Backyard chicken-keeping tips will keep your birds thriving.
A boy feeds a chicken from his hand.
From urban hens in Wisconsin to 4-H chicken projects in Florida, the backyard poultry revolution is sweeping the nation. Whether you keep chickens for meat or eggs, breed show birds or game birds, have a big flock or a couple of hens, health is an important priority. Practicing the fundamentals of offering your birds sufficient space, clean quarters, healthy, uncontaminated feed, and clean water will go a long way to keeping chicken diseases at bay, and if you take it a little further, you can create a zone of biosecurity around your fowl that’s tough to penetrate.
According to Dr. Fidelis Hegngi, senior staff veterinarian with the U.S. Department of Agriculture’s Animal and Plant Health Inspection Service, in some countries, infectious poultry diseases such as High Pathogenicity Avian Influenza (HPAI), commonly called AI, and Exotic Newcastle Disease (END) can cause serious problems for flock owners. While these poultry diseases are not normally a threat to people, they can make birds sick and even kill them. Low Pathogenicity Avian Influenza (LPAI) occasionally does break out in North America; there is some worry that it could mutate to HPAI – guarding against AI infection of any kind will protect your flock from most other diseases, too.
The best insurance against AI and other infectious diseases involves taking a few precautions known collectively as backyard biosecurity. Hegngi says backyard biosecurity includes a broad range of practices that can protect your birds from contracting disease – cleanliness is critical. His tips for keeping things clean include:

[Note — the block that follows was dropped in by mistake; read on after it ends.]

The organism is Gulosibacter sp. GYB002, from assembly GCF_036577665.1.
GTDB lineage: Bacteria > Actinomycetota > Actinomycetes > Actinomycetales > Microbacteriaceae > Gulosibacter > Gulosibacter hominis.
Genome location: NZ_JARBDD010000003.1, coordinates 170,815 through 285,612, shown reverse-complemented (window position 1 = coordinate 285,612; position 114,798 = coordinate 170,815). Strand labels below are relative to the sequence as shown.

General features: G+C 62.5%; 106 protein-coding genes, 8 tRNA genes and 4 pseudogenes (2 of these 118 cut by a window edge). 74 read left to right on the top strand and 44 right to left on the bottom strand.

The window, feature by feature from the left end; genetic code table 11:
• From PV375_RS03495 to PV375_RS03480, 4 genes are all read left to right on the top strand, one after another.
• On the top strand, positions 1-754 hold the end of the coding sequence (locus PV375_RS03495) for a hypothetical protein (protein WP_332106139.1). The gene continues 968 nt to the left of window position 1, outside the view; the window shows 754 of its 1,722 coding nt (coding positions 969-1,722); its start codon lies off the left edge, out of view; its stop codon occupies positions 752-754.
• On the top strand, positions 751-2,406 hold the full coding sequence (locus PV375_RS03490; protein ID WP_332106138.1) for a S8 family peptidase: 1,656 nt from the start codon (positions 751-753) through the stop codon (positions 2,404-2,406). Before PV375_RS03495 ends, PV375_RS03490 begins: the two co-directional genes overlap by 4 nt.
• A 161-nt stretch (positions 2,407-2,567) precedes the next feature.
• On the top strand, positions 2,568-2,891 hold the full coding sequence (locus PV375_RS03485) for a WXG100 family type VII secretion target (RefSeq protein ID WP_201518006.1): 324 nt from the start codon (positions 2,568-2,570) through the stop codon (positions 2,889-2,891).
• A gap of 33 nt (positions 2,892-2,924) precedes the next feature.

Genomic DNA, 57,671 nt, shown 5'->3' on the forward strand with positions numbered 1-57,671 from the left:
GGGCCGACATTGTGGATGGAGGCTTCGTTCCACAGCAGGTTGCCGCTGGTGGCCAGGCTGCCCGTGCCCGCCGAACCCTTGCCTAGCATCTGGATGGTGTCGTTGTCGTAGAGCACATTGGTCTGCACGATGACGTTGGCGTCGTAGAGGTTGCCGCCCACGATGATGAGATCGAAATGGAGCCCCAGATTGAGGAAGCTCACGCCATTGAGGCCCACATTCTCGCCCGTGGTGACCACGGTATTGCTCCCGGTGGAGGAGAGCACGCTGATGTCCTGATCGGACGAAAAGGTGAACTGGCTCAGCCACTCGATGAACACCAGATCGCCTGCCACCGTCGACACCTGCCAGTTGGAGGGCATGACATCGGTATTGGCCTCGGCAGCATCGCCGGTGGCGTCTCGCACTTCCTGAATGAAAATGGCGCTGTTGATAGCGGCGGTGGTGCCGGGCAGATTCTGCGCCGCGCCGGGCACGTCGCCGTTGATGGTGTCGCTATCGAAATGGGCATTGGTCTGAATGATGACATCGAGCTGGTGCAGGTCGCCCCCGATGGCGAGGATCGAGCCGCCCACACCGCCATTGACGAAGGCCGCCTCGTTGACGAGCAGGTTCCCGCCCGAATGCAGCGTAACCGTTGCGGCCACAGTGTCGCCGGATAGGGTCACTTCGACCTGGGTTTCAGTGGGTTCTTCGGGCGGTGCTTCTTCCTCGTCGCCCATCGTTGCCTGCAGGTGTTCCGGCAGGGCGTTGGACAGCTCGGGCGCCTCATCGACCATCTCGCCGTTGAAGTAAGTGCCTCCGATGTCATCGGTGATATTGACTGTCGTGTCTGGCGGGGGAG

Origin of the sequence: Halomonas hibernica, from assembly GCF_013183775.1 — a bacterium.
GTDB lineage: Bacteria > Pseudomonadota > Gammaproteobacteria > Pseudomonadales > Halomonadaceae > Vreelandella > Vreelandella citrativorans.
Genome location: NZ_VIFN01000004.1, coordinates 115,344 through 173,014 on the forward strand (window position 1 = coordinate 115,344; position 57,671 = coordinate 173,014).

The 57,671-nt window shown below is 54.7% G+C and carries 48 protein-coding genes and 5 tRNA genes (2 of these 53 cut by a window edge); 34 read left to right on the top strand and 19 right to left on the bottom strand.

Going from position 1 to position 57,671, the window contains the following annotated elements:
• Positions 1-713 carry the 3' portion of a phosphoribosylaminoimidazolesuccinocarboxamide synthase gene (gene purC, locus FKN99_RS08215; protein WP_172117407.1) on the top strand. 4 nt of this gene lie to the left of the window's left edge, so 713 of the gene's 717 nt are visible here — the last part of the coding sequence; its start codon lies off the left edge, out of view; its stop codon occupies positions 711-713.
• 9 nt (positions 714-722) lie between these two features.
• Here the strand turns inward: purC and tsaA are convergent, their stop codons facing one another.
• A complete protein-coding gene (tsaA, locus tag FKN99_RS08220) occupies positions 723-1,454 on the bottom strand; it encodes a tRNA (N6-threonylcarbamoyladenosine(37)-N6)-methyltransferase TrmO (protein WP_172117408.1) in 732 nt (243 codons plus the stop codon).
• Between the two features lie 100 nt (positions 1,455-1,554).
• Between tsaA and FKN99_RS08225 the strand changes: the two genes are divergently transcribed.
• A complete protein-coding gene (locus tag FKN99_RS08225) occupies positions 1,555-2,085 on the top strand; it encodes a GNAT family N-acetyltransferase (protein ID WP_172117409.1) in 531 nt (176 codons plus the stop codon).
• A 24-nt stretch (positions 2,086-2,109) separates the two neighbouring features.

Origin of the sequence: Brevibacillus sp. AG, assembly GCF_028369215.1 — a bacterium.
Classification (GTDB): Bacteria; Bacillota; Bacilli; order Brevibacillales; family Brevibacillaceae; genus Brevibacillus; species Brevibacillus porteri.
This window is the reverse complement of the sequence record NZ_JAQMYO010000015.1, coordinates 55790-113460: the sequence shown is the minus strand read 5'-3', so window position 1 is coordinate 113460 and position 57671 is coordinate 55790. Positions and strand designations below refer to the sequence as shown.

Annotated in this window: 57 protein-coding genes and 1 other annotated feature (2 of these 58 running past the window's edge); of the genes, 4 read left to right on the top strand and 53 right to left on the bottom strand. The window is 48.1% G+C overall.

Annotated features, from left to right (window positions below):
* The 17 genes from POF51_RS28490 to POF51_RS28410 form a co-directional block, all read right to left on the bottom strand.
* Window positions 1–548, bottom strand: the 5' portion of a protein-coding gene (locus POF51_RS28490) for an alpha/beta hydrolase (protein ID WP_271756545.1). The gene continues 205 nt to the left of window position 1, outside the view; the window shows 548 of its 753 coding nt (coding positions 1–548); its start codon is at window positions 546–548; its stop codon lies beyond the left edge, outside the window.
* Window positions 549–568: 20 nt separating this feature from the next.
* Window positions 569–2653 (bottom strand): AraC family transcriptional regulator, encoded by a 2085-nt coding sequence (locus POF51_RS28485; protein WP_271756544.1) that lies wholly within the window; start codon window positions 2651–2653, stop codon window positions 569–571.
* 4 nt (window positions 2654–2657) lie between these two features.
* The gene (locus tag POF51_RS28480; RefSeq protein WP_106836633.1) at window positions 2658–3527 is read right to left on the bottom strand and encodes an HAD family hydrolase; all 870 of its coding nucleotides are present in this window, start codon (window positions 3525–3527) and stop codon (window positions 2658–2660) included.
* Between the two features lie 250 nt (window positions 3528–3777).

Hegngi also advises chicken owners to practice a “keep it away” policy, restricting access to a flock, especially if visitors have poultry of their own.
Tips for keeping away outside diseases from your home flock include:
“Bird owners should know the warning signs of bird diseases such as AI and END,” Hegngi says, “because early detection can help prevent their spread.”
Some key signs to look for are:
“Early detection of a problem can help protect the health of your flock,” Hegngi says. “USDA/APHIS maintains a website with biosecurity information and a host of free resources to help.”
Check out this free government resource (with sections on poultry, pet birds and wild birds, and specific pages for Avian Influenza and Exotic Newcastle Disease) for informational DVDs, pamphlets, fact sheets, brochures and a downloadable calendar.
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